There is substantial evidence to suggest that edible soft-fleshed berry fruits can have beneficial effects against several types of human cancers. The anticancer potential of berries has been associated with, at least in part, a range of bioactive phytochemicals including polyphenols (flavonoids, proanthocyanidins, ellagitannins, gallotannins, phenolic acids), stilbenoids, lignans, and triterpenoids. Studies have demonstrated that the anticancer effects of berry bioactives are partially related to their abilities to counteract, reduce, and repair damage resulting from oxidative stress and inflammation. In addition, berry bioactives also regulate carcinogen and xenobiotic metabolizing enzymes, various transcription and growth factors, inflammatory cytokines, and subcellular signaling pathways of cancer cell proliferation, apoptosis, and tumor angiogenesis.

Maqui berry and weight loss

More recently, a clinical study on the efficacy of the Maqui berry as a weight loss supplement was carried out at the University of Texas in Austin. The study consisted of 500 subjects. The subjects were allocated into 3 different groups. One group was given two doses of Maqui Berry every day. Another group was given 2 doses of Acai berry (another so called super berry) daily. The final group was put on a strict diet and exercise program, without either berry.

The study was concluded after a 6 month observation period. Subjects given either the Acai berry or the strict dieting/exercise regiment had lost weight. However, subjects who had taken the Maqui berry had lost almost 400% more weight that the other 2 groups, and almost all of this was fat. Participants in the study were brought back 6 months later for follow-up; 92% of those that had been given Maqui berry had managed to keep the weight off. In contrast, only 46% of the other two groups had been able to maintain the weight loss that they had achieved during the study.

Dosage of the Maqui berry

Maqui berries are traditionally eaten as a food or drunk as a juice. There are no official guidelines on the proper dosage of Maqui. The therapeutic daily dose of anthocyanins, and other flavonoids from other sources, ranges from 200 to 1500mg. This dose may be extrapolated to Maqui berry powder. Manufactures of Maqui berry juice recommend one tablespoon a day. This should deliver 3000-4000 ORAC units in line with the daily recommended allowance of 3000 ORAC units.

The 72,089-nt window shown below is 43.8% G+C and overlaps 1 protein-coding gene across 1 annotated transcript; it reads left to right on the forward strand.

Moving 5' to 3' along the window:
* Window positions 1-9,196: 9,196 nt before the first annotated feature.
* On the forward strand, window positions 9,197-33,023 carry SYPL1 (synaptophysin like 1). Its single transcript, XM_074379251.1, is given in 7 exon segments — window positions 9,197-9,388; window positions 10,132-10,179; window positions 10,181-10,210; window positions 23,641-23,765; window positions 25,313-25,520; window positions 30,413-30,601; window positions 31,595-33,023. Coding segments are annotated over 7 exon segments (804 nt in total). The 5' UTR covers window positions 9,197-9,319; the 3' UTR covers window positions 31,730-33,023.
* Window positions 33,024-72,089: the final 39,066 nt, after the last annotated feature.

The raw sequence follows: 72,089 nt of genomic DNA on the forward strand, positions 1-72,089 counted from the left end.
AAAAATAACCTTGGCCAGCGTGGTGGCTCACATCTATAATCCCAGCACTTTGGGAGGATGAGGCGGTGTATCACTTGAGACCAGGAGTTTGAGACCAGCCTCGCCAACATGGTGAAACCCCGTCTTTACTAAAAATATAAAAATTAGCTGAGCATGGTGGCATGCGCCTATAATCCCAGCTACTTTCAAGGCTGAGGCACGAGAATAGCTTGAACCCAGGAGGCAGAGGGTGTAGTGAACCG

Side effects of the Maqui berry

Active marketing of the Maqui berry in the US and Europe did not commence until recently (2008). The plant has not received FDA approval for human consumption. Having said that, the Maqui berry has been consumed for centuries in South America without apparent ill effect. As far as we are aware no reported side effects have been recorded by Maqui users in the West.

Composition of the Maqui berry

Maqui berry is an excellent source of vitamins A and C, and calcium, iron and potassium.

Phytochemicals contained in the Maqui berry include: Anthocyanins, Delphinidin, Malvidin, Petunidin, Cumarins, Triterpenes, Flavonoids and Cyanidin.

Flavonoids in the Maqui Berry include: Quercitin

Alkaloids in Maqui leaves include: Makonin, Aristotelinone, Aristoteline, Aristotelone, Aristotelinine, and Aristone.

Anthocyanins in the Maqui berry include: Delfinidin-3-glucoarabinoside-5-glucoside, Delfinidin 3,5-diglucoside, Cyanidin-3-glucoarabinoside-5-glucoside, Cyanidine 3,5-diglucoside, Delfinidin 3-glucoarabinoside, Delfinidin 5-glucoarabinoside, Delfinidin 3-glucoside, Cyanidin 3-glucoarabinoside, Cyanidin 3-glucoside. The principal anthocyanin is delphinidin 3-sambubioside-5-glucoside (34% of total anthocyanins). The average total anthocyanin content is 130 mg/100g of fresh fruit.

See also: Super Berries

Disclaimer: Statements and material on this website have not been evaluated by the FDA. This website and its contents are intended for information purposes only, and not meant to diagnose any disease, or recommend treatments.